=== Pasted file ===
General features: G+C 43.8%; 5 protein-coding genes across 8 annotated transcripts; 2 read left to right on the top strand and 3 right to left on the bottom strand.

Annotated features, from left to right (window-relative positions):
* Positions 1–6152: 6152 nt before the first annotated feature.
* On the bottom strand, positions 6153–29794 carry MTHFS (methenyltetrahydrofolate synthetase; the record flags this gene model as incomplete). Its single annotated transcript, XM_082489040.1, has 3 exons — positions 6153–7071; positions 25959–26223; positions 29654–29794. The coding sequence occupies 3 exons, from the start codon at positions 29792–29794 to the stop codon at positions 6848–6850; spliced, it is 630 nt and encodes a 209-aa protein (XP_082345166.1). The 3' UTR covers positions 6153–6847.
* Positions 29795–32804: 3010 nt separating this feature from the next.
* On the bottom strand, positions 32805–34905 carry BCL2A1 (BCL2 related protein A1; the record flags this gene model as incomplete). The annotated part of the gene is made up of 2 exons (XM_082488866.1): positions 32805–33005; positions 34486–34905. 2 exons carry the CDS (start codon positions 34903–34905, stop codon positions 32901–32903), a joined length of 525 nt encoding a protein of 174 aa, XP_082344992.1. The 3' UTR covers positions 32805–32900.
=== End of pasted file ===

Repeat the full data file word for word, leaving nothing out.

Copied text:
General features: G+C 43.8%; 5 protein-coding genes across 8 annotated transcripts; 2 read left to right on the top strand and 3 right to left on the bottom strand.

Annotated features, from left to right (window-relative positions):
* Positions 1–6152: 6152 nt before the first annotated feature.
* On the bottom strand, positions 6153–29794 carry MTHFS (methenyltetrahydrofolate synthetase; the record flags this gene model as incomplete). Its single annotated transcript, XM_082489040.1, has 3 exons — positions 6153–7071; positions 25959–26223; positions 29654–29794. The coding sequence occupies 3 exons, from the start codon at positions 29792–29794 to the stop codon at positions 6848–6850; spliced, it is 630 nt and encodes a 209-aa protein (XP_082345166.1). The 3' UTR covers positions 6153–6847.
* Positions 29795–32804: 3010 nt separating this feature from the next.
* On the bottom strand, positions 32805–34905 carry BCL2A1 (BCL2 related protein A1; the record flags this gene model as incomplete). The annotated part of the gene is made up of 2 exons (XM_082488866.1): positions 32805–33005; positions 34486–34905. 2 exons carry the CDS (start codon positions 34903–34905, stop codon positions 32901–32903), a joined length of 525 nt encoding a protein of 174 aa, XP_082344992.1. The 3' UTR covers positions 32805–32900.